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Fight for more training, not $15 minimum wage, business group says

As activists and workers push to raise the minimum wage in communities and states across the country, one business organization is advancing a different approach.

The Job Creators Network presents its “Fight for 50” campaign as a more business-friendly alternative to the “Fight for 15” movement that promotes a $15 minimum wage that many small businesses claim they cannot pay. Instead of raising minimum wage salaries, “Fight for 50” focuses on getting low-wage workers the training necessary to apply for jobs that pay $50,000 per year.

Alfredo Ortiz, president and CEO of the Job Creators Network, called the effort to increase the minimum wage “a misguided mandate.”

“We are working on the wrong issue. Instead of fighting to raise the floor, we should be raising the ceilings of these folks that are in these entry-level jobs,” he said.

According to Ortiz, only about 400,000 workers 25 or older are currently making minimum wage, so the portion of society that truly needs the increase is small compared to its potential negative impact on businesses.

“Let’s give them to right skills to get out of these never-ending jobs into careers that actually advance their families and their personal lives to be part of that American dream,” he said.

Minimum wage jobs can serve an important purpose for young workers and teens who need a first job to get into the workforce. If adults are trying to survive on these salaries long term, youth unemployment will stay high and those aging workers will not learn the skills necessary for more lucrative careers.

“These jobs were never intended to feed families of four,” Ortiz said.

He argued the issue is not a wage gap but a skills gap, and the best strategy is to train those older workers so they can take better jobs and more youths can apply for the minimum wage jobs.

“There are many, many employers that would love to put these people to work in the right jobs with the right skills,” he said.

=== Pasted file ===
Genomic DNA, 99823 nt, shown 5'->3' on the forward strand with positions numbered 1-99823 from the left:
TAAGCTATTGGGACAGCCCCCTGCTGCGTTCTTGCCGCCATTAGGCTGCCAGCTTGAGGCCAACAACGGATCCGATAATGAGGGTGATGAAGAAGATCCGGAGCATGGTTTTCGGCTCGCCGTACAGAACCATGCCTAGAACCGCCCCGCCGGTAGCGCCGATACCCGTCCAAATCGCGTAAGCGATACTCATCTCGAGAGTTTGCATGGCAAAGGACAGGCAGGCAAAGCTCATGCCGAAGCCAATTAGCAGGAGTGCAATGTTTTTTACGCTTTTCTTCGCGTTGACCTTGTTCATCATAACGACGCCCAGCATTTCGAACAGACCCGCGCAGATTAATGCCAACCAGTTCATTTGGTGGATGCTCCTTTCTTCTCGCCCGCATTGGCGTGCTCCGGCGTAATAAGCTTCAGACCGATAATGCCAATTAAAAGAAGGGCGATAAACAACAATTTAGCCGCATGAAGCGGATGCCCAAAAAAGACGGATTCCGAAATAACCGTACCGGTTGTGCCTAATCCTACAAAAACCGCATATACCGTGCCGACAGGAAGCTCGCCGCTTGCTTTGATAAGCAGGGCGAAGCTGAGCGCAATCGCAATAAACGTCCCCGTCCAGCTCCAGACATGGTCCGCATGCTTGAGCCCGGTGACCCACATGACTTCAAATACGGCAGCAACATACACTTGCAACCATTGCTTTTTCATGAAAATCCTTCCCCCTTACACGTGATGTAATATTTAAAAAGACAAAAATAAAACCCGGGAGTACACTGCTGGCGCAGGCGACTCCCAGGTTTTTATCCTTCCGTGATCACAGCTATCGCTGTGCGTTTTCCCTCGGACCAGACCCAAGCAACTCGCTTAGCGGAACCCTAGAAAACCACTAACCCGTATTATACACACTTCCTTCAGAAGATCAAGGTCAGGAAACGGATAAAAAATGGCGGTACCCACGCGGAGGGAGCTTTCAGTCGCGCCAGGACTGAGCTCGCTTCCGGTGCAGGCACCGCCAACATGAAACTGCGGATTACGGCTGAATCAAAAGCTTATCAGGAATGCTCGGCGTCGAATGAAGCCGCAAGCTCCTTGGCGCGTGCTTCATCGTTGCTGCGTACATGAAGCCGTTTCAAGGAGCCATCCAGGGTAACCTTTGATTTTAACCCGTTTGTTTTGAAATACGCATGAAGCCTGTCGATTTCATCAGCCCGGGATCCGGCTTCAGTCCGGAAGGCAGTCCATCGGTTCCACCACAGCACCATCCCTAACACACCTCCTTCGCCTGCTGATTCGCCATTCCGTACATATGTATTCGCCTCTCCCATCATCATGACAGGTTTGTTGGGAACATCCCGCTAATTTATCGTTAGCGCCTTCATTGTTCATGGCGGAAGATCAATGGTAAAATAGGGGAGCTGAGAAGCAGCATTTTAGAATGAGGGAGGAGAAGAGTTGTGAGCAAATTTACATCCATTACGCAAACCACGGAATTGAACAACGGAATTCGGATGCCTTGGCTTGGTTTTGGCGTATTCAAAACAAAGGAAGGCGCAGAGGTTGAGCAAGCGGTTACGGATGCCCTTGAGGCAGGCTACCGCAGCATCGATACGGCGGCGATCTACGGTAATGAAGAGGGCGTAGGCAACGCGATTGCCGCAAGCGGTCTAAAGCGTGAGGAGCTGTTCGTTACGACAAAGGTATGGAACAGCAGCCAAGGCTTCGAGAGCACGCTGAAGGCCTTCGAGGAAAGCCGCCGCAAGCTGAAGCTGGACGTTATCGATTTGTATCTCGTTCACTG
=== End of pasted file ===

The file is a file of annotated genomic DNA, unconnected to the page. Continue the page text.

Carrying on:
Mike Rowe, the former host of “Dirty Jobs,” is a vocal advocate of vocational training. He testified before the House Education and Workforce Committee this week about the need to overcome that skill and enthusiasm gaps and fill the 5.6 million open jobs for which employers cannot find qualified workers.

Ortiz envisions the government and the private sector working together to fund training. He is trying to convince the public and the media to get behind the Fight for 50 and urge their lawmakers to come on board.

“The problem is that when you look at the Fight for 15, all it’s doing is increasing the wage a dollar or two. If you don’t have a job, adding an extra dollar to zero is not going to help you,” he said.

While Ortiz focused on the impact on small businesses, Sen. Sherrod Brown, D-Ohio, had harsh words Friday for the larger corporations that pay executives big bucks without offering workers sufficient compensation.

“When corporations pay poverty-level wages, someone else has to pick up the tab. Spoiler alert: it’s you. It’s you as taxpayers,” he said in a speech at Ohio State University.

Brown used the event to lay out his plan to help American workers. Among other things, he proposed a “corporate freeloader fee” to penalize companies whose employees have to rely on government programs like food stamps and Medicaid to survive.

“If you choose to pay your workers so little and your profitability depends on paying those workers so little that they are disproportionately forced onto government assistance, then you need to reimburse American taxpayers,” he said.

The senator also released a report supporting his agenda, titled “Working Too Hard for Too Little.”

Working Too Hard for Too Little by Stephen Loiaconi on Scribd

“Adjusted for inflation, the federal minimum wage had the most purchasing power in 1968, when it was sufficient to keep a family of three out of poverty,” the report states.

Brown advocates raising the federal minimum wage to $15 per hour, and he believes the positive repercussions of enacting such a policy would outweigh any negative effects.

“Corporations always want to talk about the cost of raising wages and benefits,” he said Friday. “But what about the cost of not raising them? We’ve seen what years of stagnant wages and a fraying safety net have cost our country and its millions of workers. It’s time that we did something about it.”

Not all business owners agree that a higher minimum wage would be disastrous. Brown cited one Ohio pizzeria owner who wrote him a letter saying that if he can afford to pay his restaurant staff a living wage, so can businesses bigger than his.